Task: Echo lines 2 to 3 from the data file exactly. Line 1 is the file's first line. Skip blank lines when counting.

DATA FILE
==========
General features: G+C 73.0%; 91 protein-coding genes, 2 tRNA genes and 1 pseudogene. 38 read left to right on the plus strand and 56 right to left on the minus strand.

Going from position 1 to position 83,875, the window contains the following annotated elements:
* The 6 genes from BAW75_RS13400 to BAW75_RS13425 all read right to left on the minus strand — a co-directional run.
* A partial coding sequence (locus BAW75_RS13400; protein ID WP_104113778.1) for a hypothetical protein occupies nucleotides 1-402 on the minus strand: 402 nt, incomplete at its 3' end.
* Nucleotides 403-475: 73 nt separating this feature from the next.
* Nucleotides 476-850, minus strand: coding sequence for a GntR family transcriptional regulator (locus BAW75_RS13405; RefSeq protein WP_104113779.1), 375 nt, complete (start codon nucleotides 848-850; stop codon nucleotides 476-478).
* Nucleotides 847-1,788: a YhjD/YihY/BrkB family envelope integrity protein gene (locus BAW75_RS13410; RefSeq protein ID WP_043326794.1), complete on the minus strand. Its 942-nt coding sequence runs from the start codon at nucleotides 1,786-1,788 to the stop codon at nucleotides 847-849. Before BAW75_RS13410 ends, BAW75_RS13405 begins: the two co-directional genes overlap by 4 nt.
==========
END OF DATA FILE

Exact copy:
Going from position 1 to position 83,875, the window contains the following annotated elements:
* The 6 genes from BAW75_RS13400 to BAW75_RS13425 all read right to left on the minus strand — a co-directional run.